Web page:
Black stool suggests bleeding in the upper gastrointestinal (GI) tract. Maroon-colored or bloody stool suggests bleeding lower in the GI tract.

See your doctor if you experience bloody or tarry stool. They can check for the presence of ulcers, hemorrhoids, diverticulitis, and other GI conditions.

If you find a lump in your breast, or notice any major changes in your breast tissue, it’s important to see your doctor. Some breast lumps are benign, but a hard breast lump may be a sign of cancer.

Other common symptoms of breast cancer can include swelling, tenderness, or breast discoloration. Additional symptoms include nipple discharge and skin changes on the breast.

Breast cancer is treatable and early detection makes a difference. Breast cancer is less common in men, but men should nonetheless be mindful of possible cancer symptoms.

The majority of skin cancers develop on areas of the skin that regularly get sun exposure, such as the:

  • scalp
  • face
  • arms
  • hand
  • neck
  • chest
  • legs

Skin cancer can also develop in areas that seldom get sun exposure, such as under toenails or in the genital area. The three most common types of skin cancer are melanoma, basal cell carcinoma, and squamous cell carcinoma. Skin cancer can affect anyone, regardless of skin pigmentation.

The risk of skin cancer increases with age, according to the American Academy of Dermatology.

Never ignore skin lesions or moles. Skin lesions that cause pain, ooze, or don’t heal may be cancerous. Other potential symptoms of skin cancer include:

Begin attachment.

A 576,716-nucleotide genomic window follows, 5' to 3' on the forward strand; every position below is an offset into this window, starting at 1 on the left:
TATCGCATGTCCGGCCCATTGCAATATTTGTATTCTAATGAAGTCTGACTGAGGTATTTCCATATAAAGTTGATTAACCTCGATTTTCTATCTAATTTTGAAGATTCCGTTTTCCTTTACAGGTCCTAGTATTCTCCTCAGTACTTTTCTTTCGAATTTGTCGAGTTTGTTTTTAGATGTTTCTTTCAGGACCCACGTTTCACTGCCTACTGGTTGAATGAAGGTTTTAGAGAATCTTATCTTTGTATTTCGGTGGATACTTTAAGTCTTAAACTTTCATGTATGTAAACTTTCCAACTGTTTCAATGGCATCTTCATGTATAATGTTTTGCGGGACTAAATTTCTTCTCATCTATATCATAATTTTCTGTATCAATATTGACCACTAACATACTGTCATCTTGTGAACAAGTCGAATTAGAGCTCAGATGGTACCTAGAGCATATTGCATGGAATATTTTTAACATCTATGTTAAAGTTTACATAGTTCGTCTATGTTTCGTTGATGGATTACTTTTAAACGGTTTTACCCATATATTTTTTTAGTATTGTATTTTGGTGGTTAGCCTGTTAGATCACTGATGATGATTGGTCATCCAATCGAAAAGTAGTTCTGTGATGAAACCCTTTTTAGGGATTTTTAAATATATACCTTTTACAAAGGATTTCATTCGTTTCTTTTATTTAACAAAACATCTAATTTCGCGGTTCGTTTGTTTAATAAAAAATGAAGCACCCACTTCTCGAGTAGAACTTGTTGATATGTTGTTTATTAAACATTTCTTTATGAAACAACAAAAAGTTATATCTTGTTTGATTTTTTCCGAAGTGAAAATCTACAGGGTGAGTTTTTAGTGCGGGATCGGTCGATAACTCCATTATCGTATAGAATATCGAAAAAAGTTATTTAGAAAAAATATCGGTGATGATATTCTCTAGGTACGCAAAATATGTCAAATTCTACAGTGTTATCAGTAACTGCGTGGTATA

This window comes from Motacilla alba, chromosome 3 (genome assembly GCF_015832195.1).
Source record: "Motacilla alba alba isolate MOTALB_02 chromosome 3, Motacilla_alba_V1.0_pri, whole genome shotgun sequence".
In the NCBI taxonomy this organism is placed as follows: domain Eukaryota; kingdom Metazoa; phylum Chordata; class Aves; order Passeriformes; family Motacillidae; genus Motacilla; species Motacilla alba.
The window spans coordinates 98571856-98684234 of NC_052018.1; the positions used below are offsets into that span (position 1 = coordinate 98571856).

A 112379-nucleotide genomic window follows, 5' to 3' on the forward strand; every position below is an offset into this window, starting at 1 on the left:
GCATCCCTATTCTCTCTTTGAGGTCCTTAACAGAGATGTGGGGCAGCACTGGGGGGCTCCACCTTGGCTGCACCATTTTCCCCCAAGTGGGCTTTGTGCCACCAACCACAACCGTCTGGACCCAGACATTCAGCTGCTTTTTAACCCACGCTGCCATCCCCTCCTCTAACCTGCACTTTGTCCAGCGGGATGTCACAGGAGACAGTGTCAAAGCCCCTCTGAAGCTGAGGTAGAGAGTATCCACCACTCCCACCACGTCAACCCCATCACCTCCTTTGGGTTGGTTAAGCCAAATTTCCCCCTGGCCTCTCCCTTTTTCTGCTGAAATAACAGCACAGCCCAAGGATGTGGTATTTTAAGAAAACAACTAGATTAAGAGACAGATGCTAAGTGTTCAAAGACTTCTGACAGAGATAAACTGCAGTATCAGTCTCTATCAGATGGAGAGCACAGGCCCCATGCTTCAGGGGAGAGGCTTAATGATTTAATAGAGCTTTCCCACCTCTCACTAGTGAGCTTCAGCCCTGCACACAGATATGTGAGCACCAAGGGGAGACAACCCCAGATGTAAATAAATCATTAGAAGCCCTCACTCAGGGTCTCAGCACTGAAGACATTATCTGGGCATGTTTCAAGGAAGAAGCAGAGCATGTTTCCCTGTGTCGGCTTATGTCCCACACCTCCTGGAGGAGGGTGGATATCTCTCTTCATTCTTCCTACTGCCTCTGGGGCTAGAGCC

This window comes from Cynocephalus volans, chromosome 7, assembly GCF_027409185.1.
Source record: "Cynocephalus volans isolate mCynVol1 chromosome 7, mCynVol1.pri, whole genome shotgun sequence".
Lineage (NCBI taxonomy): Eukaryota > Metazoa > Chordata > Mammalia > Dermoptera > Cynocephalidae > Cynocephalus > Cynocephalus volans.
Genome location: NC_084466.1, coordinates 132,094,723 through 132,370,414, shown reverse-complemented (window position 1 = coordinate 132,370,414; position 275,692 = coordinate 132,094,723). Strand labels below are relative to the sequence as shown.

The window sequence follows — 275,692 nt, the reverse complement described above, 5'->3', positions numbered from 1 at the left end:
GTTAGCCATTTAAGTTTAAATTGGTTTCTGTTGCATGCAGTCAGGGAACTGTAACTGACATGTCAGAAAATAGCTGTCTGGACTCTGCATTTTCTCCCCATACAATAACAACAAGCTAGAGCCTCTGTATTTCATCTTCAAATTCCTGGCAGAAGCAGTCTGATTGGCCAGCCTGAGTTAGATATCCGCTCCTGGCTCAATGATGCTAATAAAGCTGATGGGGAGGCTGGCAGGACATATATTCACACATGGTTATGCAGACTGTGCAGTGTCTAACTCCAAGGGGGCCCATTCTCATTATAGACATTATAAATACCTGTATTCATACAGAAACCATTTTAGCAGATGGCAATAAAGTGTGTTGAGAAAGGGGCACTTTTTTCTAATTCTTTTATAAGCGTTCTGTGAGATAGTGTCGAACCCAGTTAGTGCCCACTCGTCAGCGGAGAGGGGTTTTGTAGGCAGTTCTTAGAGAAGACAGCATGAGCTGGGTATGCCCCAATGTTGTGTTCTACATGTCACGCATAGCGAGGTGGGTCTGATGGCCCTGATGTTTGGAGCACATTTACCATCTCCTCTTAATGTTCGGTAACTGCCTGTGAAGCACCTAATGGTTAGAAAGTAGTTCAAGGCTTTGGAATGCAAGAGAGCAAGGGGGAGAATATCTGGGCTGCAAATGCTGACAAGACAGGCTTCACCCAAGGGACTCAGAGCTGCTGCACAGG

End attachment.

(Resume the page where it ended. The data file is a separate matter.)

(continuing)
• a flat, flesh-colored lesion
  • a brown, scar-like lesion
  • a pearly or waxy bump
  • a flat lesion with a crusted surface
  • a red nodule
  • a large brownish spot with dark specks
  • small lesions with irregular borders and parts that look red, white, or bluish
  • dark lesions on the palms, fingertips, toes, or the mucous membranes, which include the mouth, nose, vagina, or anus

Older adults and their family members tend to focus on physical ailments, not emotional ones. Seniors are at greater risk for depression because they may face more feelings of loss and loneliness.

The symptoms of depression include:

  • sadness
  • anxiety
  • feelings of worthlessness
  • unusual fatigue
  • a decreased interest in formerly enjoyable activities
  • changes in appetite
  • a loss of sleep
  • sleeping excessively

Seek help from your doctor or a mental health professional if you or a family member experience any of these symptoms. Depression symptoms and severity can worsen without proper treatment.

While a gradual change in memory is a normal part of aging, sudden changes in memory or the abrupt onset of confusion or delirium could indicate a more serious issue. Abrupt changes could occur due to:

  • a urinary tract infection
  • a reaction to medication
  • thyroid problems
  • dehydration
  • brain tumors
  • anoxia
  • other infections

All of these conditions are generally treatable. However, some of these changes may also be a sign of Alzheimer’s disease or other progressive dementias. Be sure to see your doctor right away if you experience these symptoms.

If you experience a new or unexpected symptom, take the time to see your doctor. It could be a sign of a more serious condition. Early treatment can make a big difference to the outcome and avoiding complications.

You may find it useful to list any new or ongoing symptoms before a doctor’s visit. This can help you remember to ask all of the questions you might have. Bring up any medications you’re taking and any side effects you’re experiencing. This information helps your doctor to provide you with the care you need.